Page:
Abraham Lincoln often gets credit for the line, but in 1814 clergyman Henry Kett’s collection of proverbs in The Flowers of Wit included, “I hesitate not to pronounce that every man who is his own lawyer has a fool for client.”
More than two centuries later, it’s still true. But don’t tell Stephen DiCarmine, former executive director of the now-defunct Dewey & LeBoeuf. He doesn’t believe it. Recently, he appeared before Acting Justice Robert Stolz and explained that he wants to fire his attorney and represent himself.
Last year, three weeks of deliberation following a three-month trial produced a defense verdict on some counts and a deadlocked jury on the remaining charges against DiCarmine, former firm chairman Steven Davis, and former chief financial officer Joel Sanders. Davis then entered into a deferred prosecution agreement and Justice Stolz dismissed additional counts. Retrial on the remaining charges against DiCarmine and Sanders is set for September.
“The consequences are very severe in this case,” Justice Stolz told DiCarmine. “You could go to state prison if convicted.”
DiCarmine thinks he knows better. A graduate of California Western School of Law in 1983, he told the judge that he had discussed the issue with several lawyer friends. Their reactions: “Bad idea.”
But DiCarmine heard what he wanted to hear. At least, that’s what he told the judge: “They said if anyone can do it, you can do it.”
The truth is that when incarceration is a potential outcome, no one can do it. And no one should try. Gideon v. Wainwright’s guarantee of a right to counsel in criminal cases exists for a reason. And it doesn’t matter if the defendant is a lawyer.
Justice Stolz warned DiCarmine that he might think he knows what the case is all about because he’s been through it once. “But I assure you,” he urged, “it will be a different jury. It will be a different presentation from the People.”
An Unfortunate Moment
DiCarmine’s current lawyer, Austin Campriello, did a masterful job at the first trial. For good reason, he’s among the most highly respected criminal defense lawyers in New York. Campriello told the court that although his client’s finances were a factor, the motivating reason for DiCarmine’s request related to defense strategy.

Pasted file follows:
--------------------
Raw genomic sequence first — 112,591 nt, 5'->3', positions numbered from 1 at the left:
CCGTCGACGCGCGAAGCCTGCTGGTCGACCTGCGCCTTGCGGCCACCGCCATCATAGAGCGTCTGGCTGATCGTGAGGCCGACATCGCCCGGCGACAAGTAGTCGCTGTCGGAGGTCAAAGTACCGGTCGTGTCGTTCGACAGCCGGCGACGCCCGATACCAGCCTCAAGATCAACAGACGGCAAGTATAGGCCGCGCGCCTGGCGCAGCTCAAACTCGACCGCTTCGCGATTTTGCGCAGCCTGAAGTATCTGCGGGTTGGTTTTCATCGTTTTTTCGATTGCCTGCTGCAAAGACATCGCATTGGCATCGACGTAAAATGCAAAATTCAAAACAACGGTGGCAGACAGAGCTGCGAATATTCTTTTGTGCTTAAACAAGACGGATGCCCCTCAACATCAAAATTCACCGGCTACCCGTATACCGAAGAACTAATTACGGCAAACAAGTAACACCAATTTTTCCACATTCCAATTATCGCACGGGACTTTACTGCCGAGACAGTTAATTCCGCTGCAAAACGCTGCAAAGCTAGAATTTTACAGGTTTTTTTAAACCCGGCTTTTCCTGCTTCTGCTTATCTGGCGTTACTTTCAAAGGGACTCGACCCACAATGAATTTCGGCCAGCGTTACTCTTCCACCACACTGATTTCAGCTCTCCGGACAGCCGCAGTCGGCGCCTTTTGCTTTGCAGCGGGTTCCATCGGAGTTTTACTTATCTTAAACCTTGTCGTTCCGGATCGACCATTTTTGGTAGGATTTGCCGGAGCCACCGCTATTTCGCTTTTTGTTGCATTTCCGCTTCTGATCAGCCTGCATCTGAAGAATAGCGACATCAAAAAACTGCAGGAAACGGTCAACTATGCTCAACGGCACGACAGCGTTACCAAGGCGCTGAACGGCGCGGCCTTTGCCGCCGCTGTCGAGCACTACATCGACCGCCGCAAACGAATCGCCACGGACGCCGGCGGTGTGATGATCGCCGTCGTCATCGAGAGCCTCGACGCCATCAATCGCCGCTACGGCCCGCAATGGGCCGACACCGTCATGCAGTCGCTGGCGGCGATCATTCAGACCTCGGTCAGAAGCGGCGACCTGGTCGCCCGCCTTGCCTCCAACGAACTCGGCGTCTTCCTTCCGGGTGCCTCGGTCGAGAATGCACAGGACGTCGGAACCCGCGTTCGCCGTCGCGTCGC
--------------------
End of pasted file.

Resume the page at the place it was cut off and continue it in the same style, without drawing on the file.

DiCarmine then offered an unfortunate comment that unfairly tarred other big firms.
“I’ve run a law firm,” DiCarmine said. “When the client is not paying the bill, the services that are being rendered are not necessarily the same as if he were being paid.”
Nonsense. He displayed a remarkable ignorance of what the lawyers in his firm were actually doing while he was “running” it. Directly, he insulted all former Dewey & LeBoeuf attorneys who worked on pro bono matters. Indirectly, he put a cloud over the noble efforts of big firm lawyers who provide millions of dollars in free legal services to clients every year. Implicit in his remarks are widespread violations of ethical rules to advocate on behalf of all clients with the same seal. Those rules apply to all lawyers.
Justice Stolz properly put DiCarmine in his place, saying that Campriello would work to the best of his professional capacity, regardless of DiCarmine’s financial situation. He also told DiCarmine to think long and hard about his pro se request before the next hearing on May 27.
DiCarmine seeks to jettison a great lawyer for someone who, apparently, has been in a courtroom only as a witness or a defendant — that is, himself. It reminds me of the joke that one of my mentors told about the importance of using experienced trial lawyers in important cases.
“A patient goes to a doctor with a serious medical condition for which there is an elaborate surgical cure,” the joke begins. “The doctor describes in great detail how the procedure will go — start to finish. The patient is impressed, but has one more question: ‘How many of these operations have you performed?’ the patient asks. ‘Oh, none,’ says the doctor, ‘But I’ve watch a lot of them.'”
Revise the scenario slightly so that the doctor has observed the procedure only once — and is going to perform it on himself. Now you have a sense of DiCarmine’s plan.